Presentation Writing: Design and DeliveryLearn how to use storytelling techniques and visual content to create and deliver successful pitches and presentations! Starting August 6, Amanda Pacitti, the manager of learning at Time Inc., will teach you the best practices for presentations, from using software like Prezi and Powerpoint, to writing your script, and using images, audio, and video to drive your points. Register now! 

Time Releases Awkward Paul Ryan Photos

We can’t say we’re too excited about tonight’s vice presidential debate between Paul “Seacrest” Ryan and Joey “Walnuts” Biden, but Time just made things a little more…colorful by releasing the results of a 2011 photo shoot that features Ryan lifting weights, wearing a suit and making funny faces. We particularly love the “girl please” shot on the left.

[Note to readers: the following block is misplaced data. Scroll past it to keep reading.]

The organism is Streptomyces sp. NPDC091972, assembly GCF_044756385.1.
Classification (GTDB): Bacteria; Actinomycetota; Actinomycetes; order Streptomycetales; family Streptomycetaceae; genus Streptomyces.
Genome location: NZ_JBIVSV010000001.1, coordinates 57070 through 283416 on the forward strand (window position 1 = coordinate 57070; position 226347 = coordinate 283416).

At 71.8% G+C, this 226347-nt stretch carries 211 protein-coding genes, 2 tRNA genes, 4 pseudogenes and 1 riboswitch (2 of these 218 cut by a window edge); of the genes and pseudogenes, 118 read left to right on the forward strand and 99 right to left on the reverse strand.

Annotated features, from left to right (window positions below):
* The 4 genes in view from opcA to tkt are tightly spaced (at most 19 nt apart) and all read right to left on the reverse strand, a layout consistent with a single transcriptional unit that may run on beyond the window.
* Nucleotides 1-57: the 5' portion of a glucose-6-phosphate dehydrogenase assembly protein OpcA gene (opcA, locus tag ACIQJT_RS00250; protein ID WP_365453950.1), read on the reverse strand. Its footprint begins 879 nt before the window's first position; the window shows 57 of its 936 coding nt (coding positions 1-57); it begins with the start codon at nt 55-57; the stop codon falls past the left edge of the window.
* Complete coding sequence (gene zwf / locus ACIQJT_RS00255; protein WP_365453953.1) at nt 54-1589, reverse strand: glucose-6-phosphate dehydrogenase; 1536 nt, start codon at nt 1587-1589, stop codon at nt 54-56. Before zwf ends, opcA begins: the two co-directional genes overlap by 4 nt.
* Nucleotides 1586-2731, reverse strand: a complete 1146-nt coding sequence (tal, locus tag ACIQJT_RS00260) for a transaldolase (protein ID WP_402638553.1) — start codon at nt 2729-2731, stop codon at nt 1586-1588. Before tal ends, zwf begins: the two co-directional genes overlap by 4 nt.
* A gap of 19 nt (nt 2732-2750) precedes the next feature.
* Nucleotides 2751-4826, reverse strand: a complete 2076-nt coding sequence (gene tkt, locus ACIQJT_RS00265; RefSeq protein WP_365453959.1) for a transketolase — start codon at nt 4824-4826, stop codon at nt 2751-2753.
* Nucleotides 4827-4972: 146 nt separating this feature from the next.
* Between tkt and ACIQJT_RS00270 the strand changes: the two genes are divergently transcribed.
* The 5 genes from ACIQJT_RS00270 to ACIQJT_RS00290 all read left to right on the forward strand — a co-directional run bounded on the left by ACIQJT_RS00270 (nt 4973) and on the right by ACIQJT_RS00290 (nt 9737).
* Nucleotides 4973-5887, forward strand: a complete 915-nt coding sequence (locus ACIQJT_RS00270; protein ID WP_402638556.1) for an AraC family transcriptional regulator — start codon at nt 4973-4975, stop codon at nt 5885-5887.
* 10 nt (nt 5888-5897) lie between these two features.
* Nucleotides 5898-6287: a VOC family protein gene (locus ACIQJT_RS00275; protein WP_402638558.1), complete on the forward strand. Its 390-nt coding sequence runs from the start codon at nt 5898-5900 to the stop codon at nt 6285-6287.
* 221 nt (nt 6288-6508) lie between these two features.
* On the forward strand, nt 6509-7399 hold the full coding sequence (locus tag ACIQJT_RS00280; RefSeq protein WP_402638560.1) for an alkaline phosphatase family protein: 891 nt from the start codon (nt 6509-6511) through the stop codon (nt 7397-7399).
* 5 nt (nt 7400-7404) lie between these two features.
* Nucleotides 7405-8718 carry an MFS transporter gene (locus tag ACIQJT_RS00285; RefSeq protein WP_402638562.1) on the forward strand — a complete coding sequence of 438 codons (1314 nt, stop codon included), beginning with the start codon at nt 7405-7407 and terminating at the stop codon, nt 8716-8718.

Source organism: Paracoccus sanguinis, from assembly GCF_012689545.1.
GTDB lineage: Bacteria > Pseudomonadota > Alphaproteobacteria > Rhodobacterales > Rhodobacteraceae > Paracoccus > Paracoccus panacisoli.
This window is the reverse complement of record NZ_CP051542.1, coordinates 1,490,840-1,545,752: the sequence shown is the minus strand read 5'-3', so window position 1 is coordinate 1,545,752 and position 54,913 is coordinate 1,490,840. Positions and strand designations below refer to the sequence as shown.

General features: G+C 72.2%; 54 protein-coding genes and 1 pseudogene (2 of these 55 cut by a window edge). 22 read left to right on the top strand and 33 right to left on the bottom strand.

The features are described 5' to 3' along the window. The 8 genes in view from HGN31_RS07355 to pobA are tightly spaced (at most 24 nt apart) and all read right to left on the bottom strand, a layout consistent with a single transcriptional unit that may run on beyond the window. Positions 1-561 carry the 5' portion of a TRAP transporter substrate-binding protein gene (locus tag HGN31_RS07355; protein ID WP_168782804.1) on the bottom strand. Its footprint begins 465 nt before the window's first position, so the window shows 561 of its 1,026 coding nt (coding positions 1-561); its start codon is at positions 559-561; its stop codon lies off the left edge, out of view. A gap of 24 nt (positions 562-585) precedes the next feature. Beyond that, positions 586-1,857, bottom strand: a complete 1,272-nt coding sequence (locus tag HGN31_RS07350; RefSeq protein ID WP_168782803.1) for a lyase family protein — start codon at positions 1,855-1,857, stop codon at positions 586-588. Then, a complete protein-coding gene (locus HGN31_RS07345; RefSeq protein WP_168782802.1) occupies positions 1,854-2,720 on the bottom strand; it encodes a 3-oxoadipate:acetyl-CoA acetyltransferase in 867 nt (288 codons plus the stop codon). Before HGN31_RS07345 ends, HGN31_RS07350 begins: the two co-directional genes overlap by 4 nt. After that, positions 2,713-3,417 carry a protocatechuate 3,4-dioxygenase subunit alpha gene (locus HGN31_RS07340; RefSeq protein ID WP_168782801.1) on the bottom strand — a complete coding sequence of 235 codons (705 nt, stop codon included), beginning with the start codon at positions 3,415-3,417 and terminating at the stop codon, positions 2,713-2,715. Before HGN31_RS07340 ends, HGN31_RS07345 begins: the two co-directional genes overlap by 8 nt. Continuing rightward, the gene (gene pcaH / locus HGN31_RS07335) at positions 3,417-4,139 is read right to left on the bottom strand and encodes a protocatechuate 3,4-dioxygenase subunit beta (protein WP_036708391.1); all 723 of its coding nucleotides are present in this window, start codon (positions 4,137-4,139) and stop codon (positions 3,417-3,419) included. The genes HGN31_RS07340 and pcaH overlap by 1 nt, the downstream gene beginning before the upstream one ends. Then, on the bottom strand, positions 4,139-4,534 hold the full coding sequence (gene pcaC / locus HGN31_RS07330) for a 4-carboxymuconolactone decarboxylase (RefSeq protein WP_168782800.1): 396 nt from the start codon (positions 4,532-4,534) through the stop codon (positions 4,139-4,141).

The magazine picked Ryan as a runner-up in its annual “Person of the Year” issue, but editors held off on releasing the photos until today for some reason. Sounds like a conspiracy theory as heinous as last week’s painfully obvious plan to cook the unemployment numbers, doesn’t it, Jack Welch?

In directly PR-related news (you thought we’d never get there), these pics remind us that Ryan has provided some great publicity for a certain red-hot series of workout videos. P90X creator (and former standup comedian!) Tony Horton says that “Ryan’s been very good for P90X, as much or more so as Michelle Obama”, and claims that Secret Service members told him that they’re “really loving the P90X” on a recent visit to the White House.

This love of weightless workouts may be the last example of true bipartisanship that we see for some time. Enjoy.

What’s a Presidential Debate Worth, Anyway?